All the languages ​​I study (Spanish, French, Arabic) require adjectives to match the gender of the noun. But as far as I can tell, these languages ​​only have masculine or feminine adjective endings. I’m non-binary, which presents a dead end when I have to describe myself. Since language always evolves over time, I have to ask if the genders of these languages ​​are starting to expand to accommodate people with binary gender identities.

When we talk about language, “gender” can have at least two meanings: it can mean grammatical gender, a system of classifying nouns, and it can mean.

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, gender categories of humans and animals. (And there is overlap between grammatical gender and natural gender!)

People seek meaning in differences, especially when those differences are reinforced through language and gendered words. Why do we have so many words with constructed genders, not for ethnicity, religion, eye color, left-handedness, or the various other ways people differ? Would we be comfortable with different words for waiters based on their ethnicity or hair color? Why do we do this to gender – and do we want to?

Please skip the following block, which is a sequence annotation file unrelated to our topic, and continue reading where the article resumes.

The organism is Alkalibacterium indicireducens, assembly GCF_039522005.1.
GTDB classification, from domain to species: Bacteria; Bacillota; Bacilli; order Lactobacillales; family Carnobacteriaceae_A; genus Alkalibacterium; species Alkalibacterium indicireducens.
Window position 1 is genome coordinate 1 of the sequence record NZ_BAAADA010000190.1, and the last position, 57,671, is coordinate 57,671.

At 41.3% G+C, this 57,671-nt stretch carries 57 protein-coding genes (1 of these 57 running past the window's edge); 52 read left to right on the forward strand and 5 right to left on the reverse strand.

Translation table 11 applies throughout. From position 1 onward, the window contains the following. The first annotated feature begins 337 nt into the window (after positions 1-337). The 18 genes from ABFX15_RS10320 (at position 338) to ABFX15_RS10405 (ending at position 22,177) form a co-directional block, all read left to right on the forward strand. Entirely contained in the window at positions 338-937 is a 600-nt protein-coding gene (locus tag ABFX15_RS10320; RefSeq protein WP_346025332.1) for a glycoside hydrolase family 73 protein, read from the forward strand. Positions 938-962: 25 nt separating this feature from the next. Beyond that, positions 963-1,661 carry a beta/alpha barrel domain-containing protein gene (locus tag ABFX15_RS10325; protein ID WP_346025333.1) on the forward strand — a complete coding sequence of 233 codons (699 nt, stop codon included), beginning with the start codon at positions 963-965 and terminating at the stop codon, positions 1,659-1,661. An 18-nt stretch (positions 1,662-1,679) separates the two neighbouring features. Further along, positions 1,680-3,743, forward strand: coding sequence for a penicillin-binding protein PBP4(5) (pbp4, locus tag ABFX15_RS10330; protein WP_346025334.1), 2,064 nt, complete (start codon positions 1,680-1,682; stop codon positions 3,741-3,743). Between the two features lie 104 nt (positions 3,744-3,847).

To answer these questions and learn more about gender-neutral language around the world, we spoke with Dr. Joshua Reclau and Artemis Lopez. Dr. Rekla is an Associate Professor in the Department of English and Linguistics at West Chester University, where she researches gender-language relations, and Artemis is a SpanishEnglish translator and graduate student researching non-binary languages.

Reminder: Gender is a category system in many languages, especially European languages, in which nouns (even those unrelated to persons) belong to a specific noun class. These categories often have names like human gender (“male” and “female”), but of course these names are largely arbitrary! (More on gender here and here.)

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There are also many nouns that include a person’s gender, such as ‘woman’, ‘gentleman’ and ‘waitress’. Some of these common nouns eventually fell out of use in favor of gender neutral nouns. So the gendered “waitress” can be replaced by “server”, “maid” has largely replaced “maid”, and “ladies and gentlemen” often appears instead of “gentlemen”.